Swordfish is a natural for grilling or broiling. The meat is firm and has a creamy, mild flavor. You should buy swordfish that has been caught on the east or west coast of America because the technique used for catching imported swordfish is controversial and unregulated. Swordfish may contain elevated levels of mercury, so limiting the amount of swordfish consumed is advised. Swordfish, served cold, is a good alternative to tuna in salads and is excellent in fish stews or chowders. A few simple steps ensure that you broil swordfish steaks fit for Neptune.
Things You'll Need
- Fresh swordfish steak
- Olive oil
- Lemon juice
- Lemon pepper
Buy 2 lb. of American-caught swordfish steaks. The steaks should all be about the same size and about 1 inch thick. Do not remove the skin from the steak, since it will come off easily once the fish is cooked and helps keep the fish moist while cooking. Swordfish can be tougher meat than other fish, so grilling or broiling is recommended. It works well for kabobs, also.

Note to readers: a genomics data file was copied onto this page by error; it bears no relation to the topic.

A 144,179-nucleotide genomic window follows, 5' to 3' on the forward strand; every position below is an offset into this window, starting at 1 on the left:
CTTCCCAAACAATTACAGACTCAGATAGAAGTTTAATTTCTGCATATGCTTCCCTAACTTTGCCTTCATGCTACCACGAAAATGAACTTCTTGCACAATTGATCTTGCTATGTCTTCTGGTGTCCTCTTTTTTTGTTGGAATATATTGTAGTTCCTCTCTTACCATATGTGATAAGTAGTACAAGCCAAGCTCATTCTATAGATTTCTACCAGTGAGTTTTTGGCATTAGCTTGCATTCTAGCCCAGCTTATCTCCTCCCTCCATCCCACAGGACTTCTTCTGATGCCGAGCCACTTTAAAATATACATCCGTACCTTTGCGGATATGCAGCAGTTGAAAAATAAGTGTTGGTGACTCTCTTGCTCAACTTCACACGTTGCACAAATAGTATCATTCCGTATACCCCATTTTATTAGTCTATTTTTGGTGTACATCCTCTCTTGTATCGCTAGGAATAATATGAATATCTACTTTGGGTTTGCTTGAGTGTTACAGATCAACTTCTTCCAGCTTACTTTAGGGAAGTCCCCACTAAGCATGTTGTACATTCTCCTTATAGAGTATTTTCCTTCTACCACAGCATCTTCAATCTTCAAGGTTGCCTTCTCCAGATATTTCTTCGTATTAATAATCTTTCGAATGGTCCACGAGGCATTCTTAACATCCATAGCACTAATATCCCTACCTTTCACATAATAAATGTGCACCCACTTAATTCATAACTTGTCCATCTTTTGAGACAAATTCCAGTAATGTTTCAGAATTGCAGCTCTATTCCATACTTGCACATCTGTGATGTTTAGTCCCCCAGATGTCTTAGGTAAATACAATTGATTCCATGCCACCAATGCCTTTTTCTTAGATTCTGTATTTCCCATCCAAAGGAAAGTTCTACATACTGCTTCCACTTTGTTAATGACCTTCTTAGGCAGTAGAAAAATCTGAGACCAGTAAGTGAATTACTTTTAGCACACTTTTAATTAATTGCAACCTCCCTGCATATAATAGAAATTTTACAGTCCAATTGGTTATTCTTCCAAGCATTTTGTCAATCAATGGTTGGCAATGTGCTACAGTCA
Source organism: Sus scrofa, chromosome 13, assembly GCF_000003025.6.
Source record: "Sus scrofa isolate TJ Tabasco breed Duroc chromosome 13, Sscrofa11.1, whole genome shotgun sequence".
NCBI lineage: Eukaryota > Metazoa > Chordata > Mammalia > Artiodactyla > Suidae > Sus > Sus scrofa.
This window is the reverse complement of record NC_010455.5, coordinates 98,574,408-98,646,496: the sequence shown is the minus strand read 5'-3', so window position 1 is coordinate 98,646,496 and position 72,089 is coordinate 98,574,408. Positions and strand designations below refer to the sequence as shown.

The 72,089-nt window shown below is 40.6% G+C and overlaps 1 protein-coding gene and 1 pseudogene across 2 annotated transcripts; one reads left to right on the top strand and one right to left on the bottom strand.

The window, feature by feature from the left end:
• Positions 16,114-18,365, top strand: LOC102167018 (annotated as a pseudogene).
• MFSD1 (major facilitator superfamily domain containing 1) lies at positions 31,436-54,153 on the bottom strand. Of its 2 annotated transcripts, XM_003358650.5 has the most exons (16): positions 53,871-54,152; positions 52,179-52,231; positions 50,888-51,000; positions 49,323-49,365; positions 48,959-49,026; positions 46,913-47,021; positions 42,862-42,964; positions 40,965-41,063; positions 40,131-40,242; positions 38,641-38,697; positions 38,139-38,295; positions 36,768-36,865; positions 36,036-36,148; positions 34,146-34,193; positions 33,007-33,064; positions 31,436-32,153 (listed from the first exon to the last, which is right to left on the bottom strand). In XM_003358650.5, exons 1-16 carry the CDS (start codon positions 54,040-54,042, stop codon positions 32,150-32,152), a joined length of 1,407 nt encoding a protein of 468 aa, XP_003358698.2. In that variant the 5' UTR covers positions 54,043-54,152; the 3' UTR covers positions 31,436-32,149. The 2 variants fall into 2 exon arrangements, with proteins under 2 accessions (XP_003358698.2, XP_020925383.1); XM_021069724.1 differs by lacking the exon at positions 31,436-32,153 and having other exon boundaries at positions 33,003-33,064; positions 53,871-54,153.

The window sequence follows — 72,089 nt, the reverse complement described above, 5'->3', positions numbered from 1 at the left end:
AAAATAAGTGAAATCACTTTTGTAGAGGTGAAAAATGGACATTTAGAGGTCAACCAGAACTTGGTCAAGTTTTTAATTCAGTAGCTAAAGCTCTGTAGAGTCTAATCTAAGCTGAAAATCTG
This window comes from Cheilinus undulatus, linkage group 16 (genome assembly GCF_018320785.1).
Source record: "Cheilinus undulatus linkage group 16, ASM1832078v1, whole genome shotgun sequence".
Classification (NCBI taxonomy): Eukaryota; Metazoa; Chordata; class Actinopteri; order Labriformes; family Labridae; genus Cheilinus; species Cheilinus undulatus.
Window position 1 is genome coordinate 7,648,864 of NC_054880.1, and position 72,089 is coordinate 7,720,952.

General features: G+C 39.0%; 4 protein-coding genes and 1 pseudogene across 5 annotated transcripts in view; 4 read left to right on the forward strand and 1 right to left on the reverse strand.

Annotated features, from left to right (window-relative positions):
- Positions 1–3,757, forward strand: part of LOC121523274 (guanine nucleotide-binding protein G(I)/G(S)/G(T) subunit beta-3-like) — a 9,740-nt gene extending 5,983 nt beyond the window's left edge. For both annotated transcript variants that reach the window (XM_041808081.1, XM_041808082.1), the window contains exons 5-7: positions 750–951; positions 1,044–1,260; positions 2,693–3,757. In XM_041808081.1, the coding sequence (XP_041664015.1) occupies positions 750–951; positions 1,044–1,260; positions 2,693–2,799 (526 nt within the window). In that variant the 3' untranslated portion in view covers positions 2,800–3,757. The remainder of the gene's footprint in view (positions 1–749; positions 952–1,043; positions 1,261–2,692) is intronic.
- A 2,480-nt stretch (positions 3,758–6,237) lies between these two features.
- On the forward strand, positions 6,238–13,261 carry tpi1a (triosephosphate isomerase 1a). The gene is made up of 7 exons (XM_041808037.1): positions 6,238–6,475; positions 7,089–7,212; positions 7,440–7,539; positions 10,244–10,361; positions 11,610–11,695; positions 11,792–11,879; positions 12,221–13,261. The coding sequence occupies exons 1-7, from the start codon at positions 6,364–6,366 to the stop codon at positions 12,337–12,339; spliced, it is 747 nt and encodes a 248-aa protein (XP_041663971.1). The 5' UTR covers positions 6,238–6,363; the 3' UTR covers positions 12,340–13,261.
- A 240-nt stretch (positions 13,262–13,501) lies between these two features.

Season the swordfish steaks. Rub the steaks with a thin coating of butter. Sprinkle the fish lightly with salt, lemon pepper and two cloves of minced garlic. Drizzle a little olive oil on each steak. This helps promote browning of the meat.
Lay the swordfish steaks on the broiler pan. Heat the oven broiler for about 5 minutes. Place the broiler pan in the oven about 8 inches beneath the broiler heating elements. This allows the heat to circulate in order to cook the steaks evenly. Let the steaks cook until the fish begins to brown, or caramelize, approximately 5 minutes.
Pull the broiler pan out of the oven and turn the steaks over using a spatula. Rub each steak with a small amount of butter. Place the fish back under the broiler. Monitor the swordfish steaks as you broil the second side. When the fish begins to brown, remove from the oven. This should take another 4 to 5 minutes. Serve with fresh lemon slices.
Tips & Warnings
- Swordfish works very well with mild marinades.
- When purchasing swordfish, choose steaks that have a little strip of red, not brown. Brown on the swordfish indicates that the fish is old
- Cook raw fish within two days of purchasing to ensure safety and quality. Tightly wrapped swordfish can be frozen for three or four months.
- Photo Credit Comstock/Comstock/Getty Images
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